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Liquidity Constraints and Imperfect Information in Subprime Lending

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  • William Adams
  • Liran Einav
  • Jonathan Levin

Abstract

We present new evidence on consumer liquidity constraints and the credit market conditions that might give rise to them. We analyze unique data from a large auto sales company serving the subprime market. Short-term liquidity appears to be a key driver of consumer behavior. Demand increases sharply during tax rebate season and purchases are highly sensitive to down-payment requirements. Lenders also face substantial informational problems. Default rates rise significantly with loan size, providing a rationale for loan caps, and higher-risk borrowers demand larger loans. This adverse selection is mitigated, however, by risk-based pricing. (JEL D14, D82, D83, G21)

Suggested Citation

  • William Adams & Liran Einav & Jonathan Levin, 2009. "Liquidity Constraints and Imperfect Information in Subprime Lending," American Economic Review, American Economic Association, vol. 99(1), pages 49-84, March.
  • Handle: RePEc:aea:aecrev:v:99:y:2009:i:1:p:49-84 Note: DOI: 10.1257/aer.99.1.49
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    References listed on IDEAS

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    1. Dwight M. Jaffee & Thomas Russell, 1976. "Imperfect Information, Uncertainty, and Credit Rationing," The Quarterly Journal of Economics, Oxford University Press, vol. 90(4), pages 651-666.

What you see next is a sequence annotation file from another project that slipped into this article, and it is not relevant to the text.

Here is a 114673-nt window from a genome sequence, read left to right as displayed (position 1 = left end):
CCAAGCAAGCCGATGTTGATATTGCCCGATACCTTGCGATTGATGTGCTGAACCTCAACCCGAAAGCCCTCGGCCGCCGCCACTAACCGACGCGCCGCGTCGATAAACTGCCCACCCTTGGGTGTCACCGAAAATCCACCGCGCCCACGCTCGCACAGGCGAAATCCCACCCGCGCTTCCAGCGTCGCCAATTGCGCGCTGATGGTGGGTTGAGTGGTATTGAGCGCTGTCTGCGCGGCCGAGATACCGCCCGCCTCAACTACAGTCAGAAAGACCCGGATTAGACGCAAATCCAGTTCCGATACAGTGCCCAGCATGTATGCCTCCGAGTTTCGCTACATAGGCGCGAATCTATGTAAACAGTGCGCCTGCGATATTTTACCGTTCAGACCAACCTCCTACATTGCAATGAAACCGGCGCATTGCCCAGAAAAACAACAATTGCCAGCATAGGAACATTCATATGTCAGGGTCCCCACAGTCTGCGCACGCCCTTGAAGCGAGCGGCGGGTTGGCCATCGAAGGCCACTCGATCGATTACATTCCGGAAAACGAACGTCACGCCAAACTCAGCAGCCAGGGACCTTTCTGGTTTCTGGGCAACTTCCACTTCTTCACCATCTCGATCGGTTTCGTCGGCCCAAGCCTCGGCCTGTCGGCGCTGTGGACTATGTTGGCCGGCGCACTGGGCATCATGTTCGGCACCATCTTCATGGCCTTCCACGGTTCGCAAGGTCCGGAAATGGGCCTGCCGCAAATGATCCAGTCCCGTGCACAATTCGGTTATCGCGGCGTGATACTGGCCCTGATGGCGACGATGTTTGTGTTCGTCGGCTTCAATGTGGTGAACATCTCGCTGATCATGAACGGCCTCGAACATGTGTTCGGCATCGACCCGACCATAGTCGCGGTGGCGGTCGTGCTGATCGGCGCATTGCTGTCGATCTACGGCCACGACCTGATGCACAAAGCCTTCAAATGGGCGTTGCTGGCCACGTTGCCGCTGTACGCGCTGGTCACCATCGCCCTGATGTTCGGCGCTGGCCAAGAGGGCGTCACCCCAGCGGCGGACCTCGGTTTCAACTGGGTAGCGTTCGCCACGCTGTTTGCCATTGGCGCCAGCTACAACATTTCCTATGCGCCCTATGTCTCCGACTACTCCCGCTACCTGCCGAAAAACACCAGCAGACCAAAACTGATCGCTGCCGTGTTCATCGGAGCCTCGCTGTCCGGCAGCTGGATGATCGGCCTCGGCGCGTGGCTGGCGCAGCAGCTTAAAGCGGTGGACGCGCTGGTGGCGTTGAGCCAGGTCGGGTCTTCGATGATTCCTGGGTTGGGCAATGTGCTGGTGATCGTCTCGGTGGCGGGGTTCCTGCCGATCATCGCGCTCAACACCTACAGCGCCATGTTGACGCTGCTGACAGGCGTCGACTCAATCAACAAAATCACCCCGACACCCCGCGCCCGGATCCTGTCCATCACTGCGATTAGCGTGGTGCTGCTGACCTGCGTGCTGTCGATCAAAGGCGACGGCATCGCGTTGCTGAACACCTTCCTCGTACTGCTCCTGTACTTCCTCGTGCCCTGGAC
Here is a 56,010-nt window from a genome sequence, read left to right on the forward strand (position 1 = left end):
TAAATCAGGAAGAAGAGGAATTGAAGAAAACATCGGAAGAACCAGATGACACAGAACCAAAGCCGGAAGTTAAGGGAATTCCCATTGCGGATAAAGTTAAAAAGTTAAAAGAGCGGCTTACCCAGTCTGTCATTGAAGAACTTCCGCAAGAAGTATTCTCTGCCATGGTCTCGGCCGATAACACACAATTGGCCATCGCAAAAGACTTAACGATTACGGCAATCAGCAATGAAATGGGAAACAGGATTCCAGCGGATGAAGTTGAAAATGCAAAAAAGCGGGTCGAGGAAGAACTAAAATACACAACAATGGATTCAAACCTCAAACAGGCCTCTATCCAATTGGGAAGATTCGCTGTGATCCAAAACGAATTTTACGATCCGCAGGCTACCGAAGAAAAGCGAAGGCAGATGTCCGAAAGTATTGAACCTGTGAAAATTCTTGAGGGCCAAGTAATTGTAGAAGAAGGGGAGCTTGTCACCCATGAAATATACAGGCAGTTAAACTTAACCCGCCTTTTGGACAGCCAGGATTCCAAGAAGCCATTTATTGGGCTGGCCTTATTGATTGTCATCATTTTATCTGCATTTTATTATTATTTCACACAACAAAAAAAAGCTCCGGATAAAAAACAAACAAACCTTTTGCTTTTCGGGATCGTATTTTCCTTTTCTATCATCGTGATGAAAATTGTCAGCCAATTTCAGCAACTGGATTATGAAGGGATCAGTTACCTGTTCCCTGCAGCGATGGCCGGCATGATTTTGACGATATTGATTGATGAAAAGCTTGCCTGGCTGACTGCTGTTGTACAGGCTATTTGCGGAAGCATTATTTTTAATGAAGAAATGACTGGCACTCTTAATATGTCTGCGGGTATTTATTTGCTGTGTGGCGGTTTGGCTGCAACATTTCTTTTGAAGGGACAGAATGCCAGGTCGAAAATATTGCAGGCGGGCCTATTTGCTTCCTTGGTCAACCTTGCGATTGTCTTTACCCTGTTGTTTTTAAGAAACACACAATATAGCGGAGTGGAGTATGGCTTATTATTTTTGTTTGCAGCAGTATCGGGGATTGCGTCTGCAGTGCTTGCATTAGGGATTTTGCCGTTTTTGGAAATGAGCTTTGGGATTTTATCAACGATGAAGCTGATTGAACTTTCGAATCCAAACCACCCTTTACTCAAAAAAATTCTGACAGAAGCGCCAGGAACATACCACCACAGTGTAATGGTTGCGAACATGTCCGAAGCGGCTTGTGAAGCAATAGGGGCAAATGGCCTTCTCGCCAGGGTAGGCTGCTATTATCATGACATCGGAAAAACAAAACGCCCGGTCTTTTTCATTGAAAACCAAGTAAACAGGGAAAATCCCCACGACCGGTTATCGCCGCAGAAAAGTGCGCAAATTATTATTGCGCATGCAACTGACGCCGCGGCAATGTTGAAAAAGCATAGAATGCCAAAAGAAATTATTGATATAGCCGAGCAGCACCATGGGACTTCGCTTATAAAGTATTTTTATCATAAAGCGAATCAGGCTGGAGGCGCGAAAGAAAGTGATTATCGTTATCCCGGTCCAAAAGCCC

2. Orazio P. Attanasio & Pinelopi Koujianou Goldberg & Ekaterini Kyriazidou, 2008. "Credit Constraints In The Market For Consumer Durables: Evidence From Micro Data On Car Loans," International Economic Review, Department of Economics, University of Pennsylvania and Osaka University Institute of Social and Economic Research Association, vol. 49(2), pages 401-436, May.
    3. Christopher D. Carroll, 2001. "A Theory of the Consumption Function, with and without Liquidity Constraints," Journal of Economic Perspectives, American Economic Association, vol. 15(3), pages 23-45, Summer.
    4. Zeldes, Stephen P, 1989. "Consumption and Liquidity Constraints: An Empirical Investigation," Journal of Political Economy, University of Chicago Press, pages 305-346.
    5. Jonathan A. Parker, 1999. "The Reaction of Household Consumption to Predictable Changes in Social Security Taxes," American Economic Review, American Economic Association, vol. 89(4), pages 959-973, September.
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    7. Michael Rothschild & Joseph Stiglitz, 1976. "Equilibrium in Competitive Insurance Markets: An Essay on the Economics of Imperfect Information," The Quarterly Journal of Economics, Oxford University Press, vol. 90(4), pages 629-649.
    8. Dean Karlan & Jonathan Zinman, 2009. "Observing Unobservables: Identifying Information Asymmetries With a Consumer Credit Field Experiment," Econometrica, Econometric Society, pages 1993-2008.
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    10. Deaton, Angus, 1991. "Saving and Liquidity Constraints," Econometrica, Econometric Society, vol. 59(5), pages 1221-1248, September.
    11. David B. Gross & Nicholas S. Souleles, 2002. "Do Liquidity Constraints and Interest Rates Matter for Consumer Behavior? Evidence from Credit Card Data," The Quarterly Journal of Economics, Oxford University Press, vol. 117(1), pages 149-185.
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    More about this item

    JEL classification:

    • D14 - Microeconomics - - Household Behavior - - - Household Saving; Personal Finance
    • D82 - Microeconomics - - Information, Knowledge, and Uncertainty - - - Asymmetric and Private Information; Mechanism Design
    • D83 - Microeconomics - - Information, Knowledge, and Uncertainty - - - Search; Learning; Information and Knowledge; Communication; Belief; Unawareness
    • G21 - Financial Economics - - Financial Institutions and Services - - - Banks; Other Depository Institutions; Micro Finance Institutions; Mortgages

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